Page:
Clothing

By knowing what natural factors you will have to face in the mountains, you can prepare the necessary clothes to minimize the impact. The principle of layers, also used by climbers, applies for hiking as well, but with an exception. Hiking and climbing take place on completely different altitudes, and the apparel must be selected accordingly. Here is a checklist of the five layers. 

First Layer

It includes underwear (briefs and T-shirts) and thermal underwear. T-shirts and briefs should be made of synthetic materials, as they are more resistant to water and dry faster. I recommend T-shirts because they cover the shoulders from the sun and the straps of the backpack will bother you less.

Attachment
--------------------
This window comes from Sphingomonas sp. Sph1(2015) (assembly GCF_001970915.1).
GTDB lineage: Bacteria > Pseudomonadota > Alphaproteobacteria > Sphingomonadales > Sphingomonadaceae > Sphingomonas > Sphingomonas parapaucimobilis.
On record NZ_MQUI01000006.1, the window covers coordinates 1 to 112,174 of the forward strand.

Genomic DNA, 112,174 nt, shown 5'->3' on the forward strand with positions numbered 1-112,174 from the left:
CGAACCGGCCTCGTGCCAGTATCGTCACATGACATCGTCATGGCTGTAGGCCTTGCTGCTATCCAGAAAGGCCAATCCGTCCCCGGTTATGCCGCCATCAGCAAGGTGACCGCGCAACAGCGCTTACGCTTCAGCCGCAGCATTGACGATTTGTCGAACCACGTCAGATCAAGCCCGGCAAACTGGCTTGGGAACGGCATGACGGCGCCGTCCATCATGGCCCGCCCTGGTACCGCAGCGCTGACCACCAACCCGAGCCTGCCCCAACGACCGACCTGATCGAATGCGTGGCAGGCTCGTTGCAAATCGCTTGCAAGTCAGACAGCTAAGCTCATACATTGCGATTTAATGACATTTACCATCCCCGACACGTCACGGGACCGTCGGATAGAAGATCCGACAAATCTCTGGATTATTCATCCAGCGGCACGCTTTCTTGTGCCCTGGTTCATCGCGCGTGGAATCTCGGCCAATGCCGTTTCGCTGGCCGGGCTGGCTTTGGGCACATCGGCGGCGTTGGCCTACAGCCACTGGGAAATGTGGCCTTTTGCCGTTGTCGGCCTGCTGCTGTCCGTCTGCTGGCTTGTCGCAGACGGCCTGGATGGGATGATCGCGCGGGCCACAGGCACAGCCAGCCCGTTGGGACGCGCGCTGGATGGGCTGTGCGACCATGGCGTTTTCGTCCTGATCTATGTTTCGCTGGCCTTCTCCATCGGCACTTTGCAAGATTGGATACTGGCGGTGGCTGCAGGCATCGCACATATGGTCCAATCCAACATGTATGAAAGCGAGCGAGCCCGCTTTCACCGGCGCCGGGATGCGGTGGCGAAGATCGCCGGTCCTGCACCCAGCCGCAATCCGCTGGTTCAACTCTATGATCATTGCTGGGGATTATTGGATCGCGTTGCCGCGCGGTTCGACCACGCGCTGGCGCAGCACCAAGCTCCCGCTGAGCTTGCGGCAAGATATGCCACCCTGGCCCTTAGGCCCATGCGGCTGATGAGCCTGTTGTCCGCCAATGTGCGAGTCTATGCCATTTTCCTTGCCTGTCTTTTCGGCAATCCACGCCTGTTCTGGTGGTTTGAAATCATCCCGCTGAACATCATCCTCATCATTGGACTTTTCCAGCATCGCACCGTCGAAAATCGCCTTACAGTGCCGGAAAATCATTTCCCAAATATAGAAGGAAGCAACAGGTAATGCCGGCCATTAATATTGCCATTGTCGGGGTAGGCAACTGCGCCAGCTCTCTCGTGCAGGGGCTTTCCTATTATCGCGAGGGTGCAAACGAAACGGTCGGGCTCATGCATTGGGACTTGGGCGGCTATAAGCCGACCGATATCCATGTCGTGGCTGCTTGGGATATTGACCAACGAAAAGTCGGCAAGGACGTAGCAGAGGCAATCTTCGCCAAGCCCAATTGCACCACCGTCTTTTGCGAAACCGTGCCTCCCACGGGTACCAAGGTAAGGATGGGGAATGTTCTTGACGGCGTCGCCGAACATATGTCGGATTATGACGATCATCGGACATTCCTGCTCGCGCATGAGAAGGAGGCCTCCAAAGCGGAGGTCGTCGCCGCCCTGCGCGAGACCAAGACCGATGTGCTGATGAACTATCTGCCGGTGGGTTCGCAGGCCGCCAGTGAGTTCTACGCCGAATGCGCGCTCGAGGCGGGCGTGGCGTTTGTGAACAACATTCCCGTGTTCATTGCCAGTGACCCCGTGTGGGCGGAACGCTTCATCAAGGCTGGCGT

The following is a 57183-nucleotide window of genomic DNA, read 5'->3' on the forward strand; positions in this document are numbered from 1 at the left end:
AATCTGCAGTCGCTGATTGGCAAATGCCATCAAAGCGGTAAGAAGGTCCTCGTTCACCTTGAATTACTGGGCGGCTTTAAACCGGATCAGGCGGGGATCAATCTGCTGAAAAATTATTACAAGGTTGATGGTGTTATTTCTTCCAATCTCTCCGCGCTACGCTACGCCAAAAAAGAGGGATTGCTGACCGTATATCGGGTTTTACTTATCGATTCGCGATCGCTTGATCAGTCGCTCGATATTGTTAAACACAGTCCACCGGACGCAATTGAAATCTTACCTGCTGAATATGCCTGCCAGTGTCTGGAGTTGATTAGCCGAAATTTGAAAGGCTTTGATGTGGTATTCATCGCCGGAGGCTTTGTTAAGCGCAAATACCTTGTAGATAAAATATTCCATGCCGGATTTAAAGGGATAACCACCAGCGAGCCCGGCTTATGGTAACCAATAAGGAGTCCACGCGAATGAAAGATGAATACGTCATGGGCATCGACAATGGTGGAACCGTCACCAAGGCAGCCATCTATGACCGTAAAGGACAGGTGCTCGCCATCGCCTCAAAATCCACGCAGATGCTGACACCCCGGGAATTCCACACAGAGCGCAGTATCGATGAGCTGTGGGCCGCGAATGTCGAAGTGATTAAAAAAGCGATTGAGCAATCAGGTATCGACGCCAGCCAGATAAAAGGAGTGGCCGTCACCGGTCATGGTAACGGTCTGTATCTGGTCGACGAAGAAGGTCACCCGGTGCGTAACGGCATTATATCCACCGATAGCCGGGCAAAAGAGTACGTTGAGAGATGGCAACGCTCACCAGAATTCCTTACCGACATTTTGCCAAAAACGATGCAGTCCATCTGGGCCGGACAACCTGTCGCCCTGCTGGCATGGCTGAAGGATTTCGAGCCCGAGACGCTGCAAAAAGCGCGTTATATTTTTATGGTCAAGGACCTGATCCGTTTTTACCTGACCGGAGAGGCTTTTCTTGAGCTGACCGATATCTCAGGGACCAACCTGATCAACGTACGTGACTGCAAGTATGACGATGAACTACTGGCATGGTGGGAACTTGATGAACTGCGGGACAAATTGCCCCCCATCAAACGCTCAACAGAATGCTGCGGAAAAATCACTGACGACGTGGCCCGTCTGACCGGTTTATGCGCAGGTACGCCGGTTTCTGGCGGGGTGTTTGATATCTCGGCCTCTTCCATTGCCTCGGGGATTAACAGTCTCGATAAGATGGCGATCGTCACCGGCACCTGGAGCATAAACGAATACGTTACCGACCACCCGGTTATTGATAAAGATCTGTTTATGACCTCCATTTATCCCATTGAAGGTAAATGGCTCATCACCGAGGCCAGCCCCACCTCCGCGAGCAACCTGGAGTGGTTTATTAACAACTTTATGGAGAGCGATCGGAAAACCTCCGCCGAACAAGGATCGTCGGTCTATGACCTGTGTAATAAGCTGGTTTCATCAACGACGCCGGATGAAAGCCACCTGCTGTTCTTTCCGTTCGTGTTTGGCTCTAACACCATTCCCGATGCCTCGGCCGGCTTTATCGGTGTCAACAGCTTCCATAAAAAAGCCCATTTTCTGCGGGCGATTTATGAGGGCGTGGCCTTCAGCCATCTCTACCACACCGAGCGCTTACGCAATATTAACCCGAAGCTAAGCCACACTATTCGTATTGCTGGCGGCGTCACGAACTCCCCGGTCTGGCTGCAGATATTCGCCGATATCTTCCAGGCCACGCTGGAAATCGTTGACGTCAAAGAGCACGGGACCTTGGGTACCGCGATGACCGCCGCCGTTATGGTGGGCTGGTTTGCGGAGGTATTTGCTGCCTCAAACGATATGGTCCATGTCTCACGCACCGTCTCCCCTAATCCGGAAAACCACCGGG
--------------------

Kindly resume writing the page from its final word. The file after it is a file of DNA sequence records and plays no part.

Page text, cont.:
Thermal underwear is useful if you use membrane clothing (read more below) or as pyjamas.

Thermal underwear can be of different thicknesses: thin, medium and thick. Thin fit for walking, but it won't keep you warm while sleeping. Thick underwear should be used only with cold weather, as it would accelerate overheating with warm weather. But you can use it for additional warming at night. Medium thickness thermal underwear will be the best option for summer and off-season trips. It will be warmer to overnight. However, it is better to remove it during hot weather.

Hiking Clothing and Gear List

What to carry in backpack:

Briefs

T-shirts

Second layer

The so-called intermediate layer includes fleece clothing or synthetic insulation apparel. You can use it in cold weather or on a bivouac when you are not moving so actively. I recommend synthetic insulation, because it is warmer and lighter than fleece and is more resistant to wind and water. A pair of fleece trousers will always be helpful on the bivi although they will be too hot in summer, but will warm you up in places where you can't make a campfire.